Meanwhile, Kol Youm’s Amr Adib spent a full 40 minutes talking about chicken. Specifically, the government’s decision to lift custom tariffs on poultry imports. Adib spoke to four local poultry producers who expressed their discontent with the decision, saying that they would rather the government lift tariffs on their bird feed and other production inputs “so that we can compete.” (watch, runtime: 9:05).

Poultry importers themselves were surprised by the customs break, poultry importer Alaa Radwan said. As is typical with ungrateful importers, Radwan said: “The government should have sat down with us to know our demands before surprising us, though.” How about just counting your blessings before your chicken come to roost? (Watch, runtime: 4:05)

A little late to the pharma is catastrophe party was Al Qahera Wel Nas’ Ibrahim Eissa, who asked how the government can take the floatation decision without studying its impact on the health sector, “this is a proof that the government takes decisions without knowing their impacts,” he said. (Watch: runtime: 34:44).

Lamees Al Hadidy was off last night.

Speed Round

Speed Round is presented in association with

Did the central bank just open the door for companies to repatriate profits? The banking sector has reportedly received verbal instructions from the CBE that they are now allowed to sell 50% of excess FCY to non-priority clients — including those wanting to repatriate profits. Bloomberg’s Ahmed Feteha and Ahmed Namatalla base their story of last night on conversations with six bankers; the story has yet to appear on Bloomberg’s website, but is running on terminal for those of you who are subscribers. Priority imports will continue to take precedent, the sources added. Banks were also reportedly told that they can also refinance temporary overdrafts with excess FCY, banking sources also reported to Al Mal.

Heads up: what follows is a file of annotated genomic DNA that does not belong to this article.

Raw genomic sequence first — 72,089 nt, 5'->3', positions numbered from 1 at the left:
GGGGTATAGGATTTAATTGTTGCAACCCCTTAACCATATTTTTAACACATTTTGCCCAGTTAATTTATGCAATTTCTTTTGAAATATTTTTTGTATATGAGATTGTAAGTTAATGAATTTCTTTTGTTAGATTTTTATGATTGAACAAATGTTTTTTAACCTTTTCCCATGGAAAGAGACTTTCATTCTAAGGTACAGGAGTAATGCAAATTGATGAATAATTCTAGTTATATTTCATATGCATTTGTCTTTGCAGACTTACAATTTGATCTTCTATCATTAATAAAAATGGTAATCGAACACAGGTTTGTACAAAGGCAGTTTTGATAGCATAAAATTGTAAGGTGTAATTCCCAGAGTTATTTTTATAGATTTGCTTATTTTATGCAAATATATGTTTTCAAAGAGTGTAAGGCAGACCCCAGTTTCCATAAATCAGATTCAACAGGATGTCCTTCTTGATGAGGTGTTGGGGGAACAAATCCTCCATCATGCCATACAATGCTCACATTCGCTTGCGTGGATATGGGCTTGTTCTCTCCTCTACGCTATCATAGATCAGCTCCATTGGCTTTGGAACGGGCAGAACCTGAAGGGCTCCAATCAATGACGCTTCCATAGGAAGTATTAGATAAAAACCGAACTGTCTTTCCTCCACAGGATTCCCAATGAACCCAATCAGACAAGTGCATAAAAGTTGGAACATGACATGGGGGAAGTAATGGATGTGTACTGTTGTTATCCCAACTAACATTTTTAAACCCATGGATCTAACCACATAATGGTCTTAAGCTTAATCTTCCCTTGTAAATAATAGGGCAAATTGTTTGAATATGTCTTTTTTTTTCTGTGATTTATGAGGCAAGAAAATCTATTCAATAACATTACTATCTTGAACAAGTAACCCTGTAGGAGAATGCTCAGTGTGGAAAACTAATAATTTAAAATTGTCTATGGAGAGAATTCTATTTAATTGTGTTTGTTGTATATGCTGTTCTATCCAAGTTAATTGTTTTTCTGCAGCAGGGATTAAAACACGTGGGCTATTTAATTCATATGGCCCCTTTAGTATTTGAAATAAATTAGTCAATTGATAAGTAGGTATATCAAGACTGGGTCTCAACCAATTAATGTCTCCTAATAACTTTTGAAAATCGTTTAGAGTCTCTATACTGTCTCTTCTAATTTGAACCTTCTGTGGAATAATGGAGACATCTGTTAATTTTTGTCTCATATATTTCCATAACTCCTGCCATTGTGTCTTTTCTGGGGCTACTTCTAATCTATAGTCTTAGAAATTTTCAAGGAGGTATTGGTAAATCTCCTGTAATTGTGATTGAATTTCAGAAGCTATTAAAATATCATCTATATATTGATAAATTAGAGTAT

In other CBE news, banks were instructed to ease conditions for approving mortgages to low-income borrowers and pensioners in a decision issued on Sunday. It went a step further and issued a set of requirements low-income borrowers must meet to be eligible for mortgage financing across the sector. The amendments also allow banks to issue insurance policies on properties, protect borrowers from being discriminated against based on their occupation, and allow the banks to finance 85% of a property’s price. Beyond making eligibility for loans easier, the move essentially unifies eligibility requirements across the sector.

Amr El Garhy may not want to raise taxes, but the House of Reps can’t wait to eat the rich. Members of parliament are in touch with their inner populists, as the House Budget Committee voted yesterday to raise the minimum income before which Egyptians are required to file an income tax return to EGP 14,400 from a current EGP 13,500. The committee is waiting to hear from the Finance Ministry on what this might do to the state budget, said committee member Yasser Omar, Al Borsa reports.

As for the wealthy? The committee would love to impose a progressive tax system capped at 25% on income above EGP 505k per year, but will probably hold back on making that official until it hears back from the ministry on what the decision may mean for the investment climate, Omar said, in a sign that cooler heads among the committee have prevailed. To hear Omar tell it, some members had called for a 30% wealth surtax on annual income north of EGP 1 mn. The government had scrapped the 5% wealth surtax last year. As we noted yesterday, The committee did approve amendments to the income tax law that mandate tax appeals committee be set up in all governorates, the newspaper reports. Finance Minister Amr El Garhy stated that stability in tax policy is more important than new taxes.